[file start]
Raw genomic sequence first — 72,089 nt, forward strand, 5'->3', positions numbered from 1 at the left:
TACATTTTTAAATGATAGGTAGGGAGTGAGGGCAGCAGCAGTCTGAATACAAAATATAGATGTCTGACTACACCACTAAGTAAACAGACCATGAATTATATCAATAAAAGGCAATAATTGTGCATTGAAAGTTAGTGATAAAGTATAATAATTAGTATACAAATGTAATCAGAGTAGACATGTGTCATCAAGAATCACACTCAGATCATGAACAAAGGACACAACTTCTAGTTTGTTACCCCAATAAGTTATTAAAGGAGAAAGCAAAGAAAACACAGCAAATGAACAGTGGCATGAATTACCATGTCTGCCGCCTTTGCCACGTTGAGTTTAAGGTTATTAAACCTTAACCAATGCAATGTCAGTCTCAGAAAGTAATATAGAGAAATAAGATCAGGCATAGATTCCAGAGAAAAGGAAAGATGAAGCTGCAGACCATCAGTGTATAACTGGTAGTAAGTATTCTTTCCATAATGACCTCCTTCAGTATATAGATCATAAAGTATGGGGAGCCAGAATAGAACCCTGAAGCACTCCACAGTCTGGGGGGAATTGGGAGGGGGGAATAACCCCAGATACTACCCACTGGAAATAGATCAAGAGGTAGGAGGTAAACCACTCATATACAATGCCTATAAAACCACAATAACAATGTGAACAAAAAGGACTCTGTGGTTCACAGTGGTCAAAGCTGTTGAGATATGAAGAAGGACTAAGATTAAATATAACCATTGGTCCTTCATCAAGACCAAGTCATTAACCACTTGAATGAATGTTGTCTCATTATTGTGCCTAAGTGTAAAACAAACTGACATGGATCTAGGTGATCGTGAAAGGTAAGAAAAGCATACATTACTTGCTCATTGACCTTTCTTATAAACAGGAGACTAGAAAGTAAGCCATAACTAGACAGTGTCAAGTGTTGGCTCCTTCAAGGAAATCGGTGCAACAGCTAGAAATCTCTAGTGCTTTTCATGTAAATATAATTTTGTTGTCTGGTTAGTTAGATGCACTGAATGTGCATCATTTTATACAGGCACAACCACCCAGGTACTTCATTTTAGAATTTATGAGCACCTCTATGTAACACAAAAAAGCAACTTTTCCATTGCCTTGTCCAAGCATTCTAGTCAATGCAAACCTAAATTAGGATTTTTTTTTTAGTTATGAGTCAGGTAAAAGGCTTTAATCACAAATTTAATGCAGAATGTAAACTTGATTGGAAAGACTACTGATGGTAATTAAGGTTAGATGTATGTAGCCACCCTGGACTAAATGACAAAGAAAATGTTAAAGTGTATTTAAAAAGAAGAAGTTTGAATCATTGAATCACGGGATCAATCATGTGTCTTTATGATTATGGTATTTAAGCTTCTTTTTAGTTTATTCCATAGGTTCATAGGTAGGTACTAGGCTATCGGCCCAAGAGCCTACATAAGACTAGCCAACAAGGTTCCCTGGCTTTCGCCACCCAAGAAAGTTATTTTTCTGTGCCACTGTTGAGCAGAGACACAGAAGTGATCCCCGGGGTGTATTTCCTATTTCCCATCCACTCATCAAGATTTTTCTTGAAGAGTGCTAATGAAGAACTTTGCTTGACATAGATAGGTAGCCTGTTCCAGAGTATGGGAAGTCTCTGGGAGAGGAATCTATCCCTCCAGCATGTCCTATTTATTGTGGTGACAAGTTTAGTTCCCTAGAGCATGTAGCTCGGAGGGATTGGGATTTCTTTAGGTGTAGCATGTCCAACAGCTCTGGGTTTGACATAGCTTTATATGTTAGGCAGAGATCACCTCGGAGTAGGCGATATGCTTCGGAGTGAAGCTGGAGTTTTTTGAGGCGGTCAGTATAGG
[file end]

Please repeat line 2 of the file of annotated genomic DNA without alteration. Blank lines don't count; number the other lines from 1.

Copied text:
TACATTTTTAAATGATAGGTAGGGAGTGAGGGCAGCAGCAGTCTGAATACAAAATATAGATGTCTGACTACACCACTAAGTAAACAGACCATGAATTATATCAATAAAAGGCAATAATTGTGCATTGAAAGTTAGTGATAAAGTATAATAATTAGTATACAAATGTAATCAGAGTAGACATGTGTCATCAAGAATCACACTCAGATCATGAACAAAGGACACAACTTCTAGTTTGTTACCCCAATAAGTTATTAAAGGAGAAAGCAAAGAAAACACAGCAAATGAACAGTGGCATGAATTACCATGTCTGCCGCCTTTGCCACGTTGAGTTTAAGGTTATTAAACCTTAACCAATGCAATGTCAGTCTCAGAAAGTAATATAGAGAAATAAGATCAGGCATAGATTCCAGAGAAAAGGAAAGATGAAGCTGCAGACCATCAGTGTATAACTGGTAGTAAGTATTCTTTCCATAATGACCTCCTTCAGTATATAGATCATAAAGTATGGGGAGCCAGAATAGAACCCTGAAGCACTCCACAGTCTGGGGGGAATTGGGAGGGGGGAATAACCCCAGATACTACCCACTGGAAATAGATCAAGAGGTAGGAGGTAAACCACTCATATACAATGCCTATAAAACCACAATAACAATGTGAACAAAAAGGACTCTGTGGTTCACAGTGGTCAAAGCTGTTGAGATATGAAGAAGGACTAAGATTAAATATAACCATTGGTCCTTCATCAAGACCAAGTCATTAACCACTTGAATGAATGTTGTCTCATTATTGTGCCTAAGTGTAAAACAAACTGACATGGATCTAGGTGATCGTGAAAGGTAAGAAAAGCATACATTACTTGCTCATTGACCTTTCTTATAAACAGGAGACTAGAAAGTAAGCCATAACTAGACAGTGTCAAGTGTTGGCTCCTTCAAGGAAATCGGTGCAACAGCTAGAAATCTCTAGTGCTTTTCATGTAAATATAATTTTGTTGTCTGGTTAGTTAGATGCACTGAATGTGCATCATTTTATACAGGCACAACCACCCAGGTACTTCATTTTAGAATTTATGAGCACCTCTATGTAACACAAAAAAGCAACTTTTCCATTGCCTTGTCCAAGCATTCTAGTCAATGCAAACCTAAATTAGGATTTTTTTTTTAGTTATGAGTCAGGTAAAAGGCTTTAATCACAAATTTAATGCAGAATGTAAACTTGATTGGAAAGACTACTGATGGTAATTAAGGTTAGATGTATGTAGCCACCCTGGACTAAATGACAAAGAAAATGTTAAAGTGTATTTAAAAAGAAGAAGTTTGAATCATTGAATCACGGGATCAATCATGTGTCTTTATGATTATGGTATTTAAGCTTCTTTTTAGTTTATTCCATAGGTTCATAGGTAGGTACTAGGCTATCGGCCCAAGAGCCTACATAAGACTAGCCAACAAGGTTCCCTGGCTTTCGCCACCCAAGAAAGTTATTTTTCTGTGCCACTGTTGAGCAGAGACACAGAAGTGATCCCCGGGGTGTATTTCCTATTTCCCATCCACTCATCAAGATTTTTCTTGAAGAGTGCTAATGAAGAACTTTGCTTGACATAGATAGGTAGCCTGTTCCAGAGTATGGGAAGTCTCTGGGAGAGGAATCTATCCCTCCAGCATGTCCTATTTATTGTGGTGACAAGTTTAGTTCCCTAGAGCATGTAGCTCGGAGGGATTGGGATTTCTTTAGGTGTAGCATGTCCAACAGCTCTGGGTTTGACATAGCTTTATATGTTAGGCAGAGATCACCTCGGAGTAGGCGATATGCTTCGGAGTGAAGCTGGAGTTTTTTGAGGCGGTCAGTATAGG